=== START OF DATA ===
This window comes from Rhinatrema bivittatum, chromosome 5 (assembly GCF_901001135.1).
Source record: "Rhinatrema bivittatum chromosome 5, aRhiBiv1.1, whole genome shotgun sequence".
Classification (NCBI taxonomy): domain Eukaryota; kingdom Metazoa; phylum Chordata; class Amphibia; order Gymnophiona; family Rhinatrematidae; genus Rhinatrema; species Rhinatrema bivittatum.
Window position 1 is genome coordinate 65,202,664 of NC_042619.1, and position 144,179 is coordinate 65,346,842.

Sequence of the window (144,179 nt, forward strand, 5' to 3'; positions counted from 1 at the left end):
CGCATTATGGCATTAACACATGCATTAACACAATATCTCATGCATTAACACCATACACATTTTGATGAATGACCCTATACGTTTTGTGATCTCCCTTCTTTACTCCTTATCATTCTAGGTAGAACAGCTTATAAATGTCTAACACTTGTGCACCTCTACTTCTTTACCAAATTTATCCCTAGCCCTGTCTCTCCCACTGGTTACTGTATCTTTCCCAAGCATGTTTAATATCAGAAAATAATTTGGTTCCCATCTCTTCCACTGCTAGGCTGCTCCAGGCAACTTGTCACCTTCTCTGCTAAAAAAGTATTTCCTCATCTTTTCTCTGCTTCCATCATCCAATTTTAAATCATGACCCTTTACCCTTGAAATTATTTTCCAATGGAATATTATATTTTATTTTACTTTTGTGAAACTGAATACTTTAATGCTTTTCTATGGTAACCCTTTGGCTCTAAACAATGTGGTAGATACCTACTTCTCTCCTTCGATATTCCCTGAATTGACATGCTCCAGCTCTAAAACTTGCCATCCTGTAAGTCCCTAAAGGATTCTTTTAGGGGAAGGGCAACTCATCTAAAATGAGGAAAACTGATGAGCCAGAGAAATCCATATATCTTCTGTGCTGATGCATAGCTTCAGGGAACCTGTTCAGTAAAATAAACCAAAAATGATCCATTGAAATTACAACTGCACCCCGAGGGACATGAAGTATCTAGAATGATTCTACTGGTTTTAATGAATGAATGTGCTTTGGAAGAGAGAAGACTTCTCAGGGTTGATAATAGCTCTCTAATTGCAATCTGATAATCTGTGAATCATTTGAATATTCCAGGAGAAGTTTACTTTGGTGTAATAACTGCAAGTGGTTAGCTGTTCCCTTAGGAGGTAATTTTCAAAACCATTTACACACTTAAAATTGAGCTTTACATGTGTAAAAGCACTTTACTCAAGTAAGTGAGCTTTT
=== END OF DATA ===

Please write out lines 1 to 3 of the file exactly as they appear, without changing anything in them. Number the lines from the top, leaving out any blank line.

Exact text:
This window comes from Rhinatrema bivittatum, chromosome 5 (assembly GCF_901001135.1).
Source record: "Rhinatrema bivittatum chromosome 5, aRhiBiv1.1, whole genome shotgun sequence".
Classification (NCBI taxonomy): domain Eukaryota; kingdom Metazoa; phylum Chordata; class Amphibia; order Gymnophiona; family Rhinatrematidae; genus Rhinatrema; species Rhinatrema bivittatum.